Why Does Marriage Counseling Fail So Often and What You Can Do to Improve Your Marriage
Here are four common reasons that marriage counseling often fails.
People, even counselors, feel both spouses MUST attend. I once saw a counselor
and explained to her that despite horrible arguments, my husband refused to see a counselor.
"Well," she said. "You just need to say that this is something very important to you.
He has a problem managing his anger and if he cares about you, he'll do this for you.
Frankly, if he isn't willing to
do something so important to you, then is this really a relationship that you want
to be in?" Bad Advice!
Several years later I dragged my husband (yes, same husband) to a counselor. He basically
went, because I "made him" and sat hostile and sullen through a not-surprisingly
unproductive counseling session. I realized he had a huge vested interest in showing
me that counseling would not help. All I had done by coercing him into going was
extend the power struggle into another area of our life.
Counseling or books about marriage need only one spouse who is interested in
changing their marriage to work.
People only try one counselor. I had a very good friend
who explained that when you are choosing a counselor, you are hiring someone.
An effective hiring process would include getting recommendations and choosing
two or three that you considered strong candidates. Then you would interview each of
them. He suggested that I choose at least two counselors and see each for at
least one session before deciding who I wanted to see. This is great advice and
is true whether you are seeing a counselor for marriage problems, problems with your
children, depression, etc.
If your spouse is not interested in participating in counseling
and your primary goal for counseling is improving your marriage, discuss this with the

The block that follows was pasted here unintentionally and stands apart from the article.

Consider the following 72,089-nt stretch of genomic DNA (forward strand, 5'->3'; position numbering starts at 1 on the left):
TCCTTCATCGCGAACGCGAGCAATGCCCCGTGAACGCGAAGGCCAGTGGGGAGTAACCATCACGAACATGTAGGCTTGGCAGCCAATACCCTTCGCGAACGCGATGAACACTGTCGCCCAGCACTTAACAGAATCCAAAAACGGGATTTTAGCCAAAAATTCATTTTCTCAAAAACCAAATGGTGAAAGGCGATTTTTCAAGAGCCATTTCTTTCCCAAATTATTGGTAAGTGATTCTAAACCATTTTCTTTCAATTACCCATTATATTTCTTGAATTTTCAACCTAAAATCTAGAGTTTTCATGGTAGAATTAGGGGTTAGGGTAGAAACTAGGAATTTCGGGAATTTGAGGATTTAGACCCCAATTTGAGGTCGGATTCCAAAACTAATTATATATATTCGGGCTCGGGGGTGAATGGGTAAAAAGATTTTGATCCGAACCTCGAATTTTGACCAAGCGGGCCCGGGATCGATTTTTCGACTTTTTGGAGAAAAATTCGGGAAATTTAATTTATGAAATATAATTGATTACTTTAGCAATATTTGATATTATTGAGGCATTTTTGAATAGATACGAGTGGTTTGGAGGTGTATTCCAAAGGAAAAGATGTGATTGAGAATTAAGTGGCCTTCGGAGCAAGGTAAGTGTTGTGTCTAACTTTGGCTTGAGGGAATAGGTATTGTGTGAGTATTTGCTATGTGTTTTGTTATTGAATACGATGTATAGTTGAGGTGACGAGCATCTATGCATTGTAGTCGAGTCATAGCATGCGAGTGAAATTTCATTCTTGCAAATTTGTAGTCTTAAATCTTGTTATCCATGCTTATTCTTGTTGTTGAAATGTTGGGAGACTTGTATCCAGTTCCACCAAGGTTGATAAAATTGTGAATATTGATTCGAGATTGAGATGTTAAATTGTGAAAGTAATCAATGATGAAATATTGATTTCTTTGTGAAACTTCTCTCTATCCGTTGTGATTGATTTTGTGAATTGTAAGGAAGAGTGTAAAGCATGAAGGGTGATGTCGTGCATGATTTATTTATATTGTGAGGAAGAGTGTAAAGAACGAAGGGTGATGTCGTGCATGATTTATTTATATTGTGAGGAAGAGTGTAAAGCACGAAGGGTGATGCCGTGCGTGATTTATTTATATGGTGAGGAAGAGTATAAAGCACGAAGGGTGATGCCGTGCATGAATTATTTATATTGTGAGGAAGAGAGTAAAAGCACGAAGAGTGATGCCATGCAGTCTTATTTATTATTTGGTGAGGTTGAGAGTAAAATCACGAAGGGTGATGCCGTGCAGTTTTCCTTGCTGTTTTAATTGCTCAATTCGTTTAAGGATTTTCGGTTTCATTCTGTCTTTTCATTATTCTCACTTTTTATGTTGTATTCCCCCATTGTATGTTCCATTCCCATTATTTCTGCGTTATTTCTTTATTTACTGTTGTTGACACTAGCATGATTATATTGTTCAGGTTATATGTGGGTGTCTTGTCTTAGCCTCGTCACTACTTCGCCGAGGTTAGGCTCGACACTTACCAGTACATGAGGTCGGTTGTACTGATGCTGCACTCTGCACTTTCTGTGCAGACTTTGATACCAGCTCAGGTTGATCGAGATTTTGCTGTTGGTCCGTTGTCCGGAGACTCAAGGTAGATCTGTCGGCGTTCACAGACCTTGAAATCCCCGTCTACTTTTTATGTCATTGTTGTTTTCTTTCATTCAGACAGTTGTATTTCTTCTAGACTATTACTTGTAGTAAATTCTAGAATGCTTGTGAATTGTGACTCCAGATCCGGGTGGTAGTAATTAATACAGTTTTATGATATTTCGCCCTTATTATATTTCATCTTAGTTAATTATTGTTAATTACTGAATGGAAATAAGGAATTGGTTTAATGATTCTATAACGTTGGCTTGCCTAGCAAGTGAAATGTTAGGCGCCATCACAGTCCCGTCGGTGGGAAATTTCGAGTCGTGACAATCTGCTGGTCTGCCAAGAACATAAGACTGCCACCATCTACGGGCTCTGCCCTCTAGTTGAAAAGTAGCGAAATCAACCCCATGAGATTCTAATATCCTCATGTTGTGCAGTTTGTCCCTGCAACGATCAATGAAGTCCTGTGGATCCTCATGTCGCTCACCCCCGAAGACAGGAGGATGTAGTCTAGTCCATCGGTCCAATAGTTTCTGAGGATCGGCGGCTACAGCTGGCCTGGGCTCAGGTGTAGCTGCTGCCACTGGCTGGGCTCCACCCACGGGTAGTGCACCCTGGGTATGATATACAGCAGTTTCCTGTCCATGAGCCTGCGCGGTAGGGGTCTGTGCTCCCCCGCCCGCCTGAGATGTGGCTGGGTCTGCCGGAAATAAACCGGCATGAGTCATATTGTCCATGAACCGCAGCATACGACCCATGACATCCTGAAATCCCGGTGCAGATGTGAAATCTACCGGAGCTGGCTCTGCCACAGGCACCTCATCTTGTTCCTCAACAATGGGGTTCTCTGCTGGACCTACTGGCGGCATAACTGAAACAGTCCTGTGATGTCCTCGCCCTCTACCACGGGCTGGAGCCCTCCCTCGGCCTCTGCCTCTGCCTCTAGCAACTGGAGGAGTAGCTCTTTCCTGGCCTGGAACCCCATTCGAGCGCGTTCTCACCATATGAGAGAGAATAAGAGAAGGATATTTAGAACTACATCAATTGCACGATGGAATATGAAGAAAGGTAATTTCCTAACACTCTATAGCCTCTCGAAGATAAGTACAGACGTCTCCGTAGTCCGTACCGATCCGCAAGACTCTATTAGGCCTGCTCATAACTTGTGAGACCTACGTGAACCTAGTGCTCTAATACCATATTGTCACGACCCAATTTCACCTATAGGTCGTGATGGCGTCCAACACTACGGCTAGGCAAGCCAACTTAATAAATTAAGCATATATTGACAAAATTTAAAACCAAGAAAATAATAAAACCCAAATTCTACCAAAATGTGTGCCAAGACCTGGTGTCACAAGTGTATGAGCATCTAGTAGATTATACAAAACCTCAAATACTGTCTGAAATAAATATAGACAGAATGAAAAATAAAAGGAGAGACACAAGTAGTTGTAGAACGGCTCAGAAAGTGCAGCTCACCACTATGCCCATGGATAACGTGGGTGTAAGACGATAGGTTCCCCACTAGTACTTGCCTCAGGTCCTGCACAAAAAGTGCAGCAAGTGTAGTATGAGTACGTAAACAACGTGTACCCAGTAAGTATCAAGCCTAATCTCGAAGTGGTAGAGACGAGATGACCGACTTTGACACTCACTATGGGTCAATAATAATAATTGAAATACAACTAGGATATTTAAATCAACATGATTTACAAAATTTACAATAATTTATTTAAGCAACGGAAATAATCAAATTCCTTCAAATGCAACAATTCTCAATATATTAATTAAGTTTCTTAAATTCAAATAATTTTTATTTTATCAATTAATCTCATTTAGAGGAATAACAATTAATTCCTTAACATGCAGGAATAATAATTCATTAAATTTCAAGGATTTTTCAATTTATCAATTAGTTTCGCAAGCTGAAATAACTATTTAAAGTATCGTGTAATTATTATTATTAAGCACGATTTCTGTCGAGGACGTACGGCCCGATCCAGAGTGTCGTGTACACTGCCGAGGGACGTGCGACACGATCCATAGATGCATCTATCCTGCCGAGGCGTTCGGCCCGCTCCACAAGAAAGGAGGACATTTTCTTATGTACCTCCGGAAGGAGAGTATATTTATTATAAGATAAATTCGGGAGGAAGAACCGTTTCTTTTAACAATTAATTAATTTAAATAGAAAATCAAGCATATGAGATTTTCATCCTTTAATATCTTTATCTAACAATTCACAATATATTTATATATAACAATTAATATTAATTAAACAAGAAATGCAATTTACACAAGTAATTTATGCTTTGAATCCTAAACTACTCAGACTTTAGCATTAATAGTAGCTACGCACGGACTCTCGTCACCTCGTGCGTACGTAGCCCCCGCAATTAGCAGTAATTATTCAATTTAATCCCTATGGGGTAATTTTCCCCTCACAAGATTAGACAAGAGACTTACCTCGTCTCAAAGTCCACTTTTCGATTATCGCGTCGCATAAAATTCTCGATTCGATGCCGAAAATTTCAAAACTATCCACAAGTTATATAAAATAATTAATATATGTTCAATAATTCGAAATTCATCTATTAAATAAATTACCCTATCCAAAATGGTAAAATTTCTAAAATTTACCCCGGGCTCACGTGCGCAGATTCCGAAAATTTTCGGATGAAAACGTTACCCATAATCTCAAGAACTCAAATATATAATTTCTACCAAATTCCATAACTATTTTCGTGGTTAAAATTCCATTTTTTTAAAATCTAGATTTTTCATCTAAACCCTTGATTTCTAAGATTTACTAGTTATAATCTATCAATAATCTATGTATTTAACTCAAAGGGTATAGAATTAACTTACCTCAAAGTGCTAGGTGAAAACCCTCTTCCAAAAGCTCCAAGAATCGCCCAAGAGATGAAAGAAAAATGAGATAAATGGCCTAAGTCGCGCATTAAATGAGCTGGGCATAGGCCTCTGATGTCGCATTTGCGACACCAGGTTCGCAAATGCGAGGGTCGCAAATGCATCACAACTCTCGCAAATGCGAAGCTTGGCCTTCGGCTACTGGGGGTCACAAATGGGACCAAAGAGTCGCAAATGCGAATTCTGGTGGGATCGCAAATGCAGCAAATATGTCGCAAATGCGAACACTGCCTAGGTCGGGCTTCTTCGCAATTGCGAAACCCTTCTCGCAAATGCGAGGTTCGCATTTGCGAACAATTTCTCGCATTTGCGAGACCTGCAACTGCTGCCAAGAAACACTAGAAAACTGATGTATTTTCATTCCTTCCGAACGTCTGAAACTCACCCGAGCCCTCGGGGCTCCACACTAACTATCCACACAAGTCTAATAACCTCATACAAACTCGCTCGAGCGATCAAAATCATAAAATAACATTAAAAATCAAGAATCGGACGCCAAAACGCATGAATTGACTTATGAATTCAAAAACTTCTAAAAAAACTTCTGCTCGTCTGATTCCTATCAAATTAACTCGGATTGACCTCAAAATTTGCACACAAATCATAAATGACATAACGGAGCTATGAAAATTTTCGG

counselor before the first appointment and ask whether they feel they can help you with
People give up on their marriage too easily. If your physical health
were at stake, would you only seek information about
a life-threatening illness from one source? Would you say "I went to the doctor and
he had me undergo radiation, but that didn't help. Now he
wants me to go through chemo, but frankly, I don't
think the guy knows what he's doing." But for some reason people
consider it reasonable to say "We saw a marriage counselor and
it didn't help. So I'm moving out."
Many marriage therapists are general therapists who also
Their training is often geared to maximizing individual's happiness and while sometimes
that is enough to improve a marriage, there are also situations
where this is not enough to save the marriage.
So What Can I Do?
There are three books that I think you will find helpful
in addition to any counseling you may seek. They are designed to help you without
benefit of a marriage counselor. But each includes
advice on choosing an effective marriage counselor. It is probably too much
to try all three at the same time, so
I recommend that you choose the one that seems the best fit for your situation
and get as much as you can out of it. But, if your situation still needs
improving, move on to the next one. You may want to
bookmark this page, so you
can find the recommendations in the future.
Again, think of your marriage's health as you might the health
of a loved one. Some are blessed with good health with no effort. Others have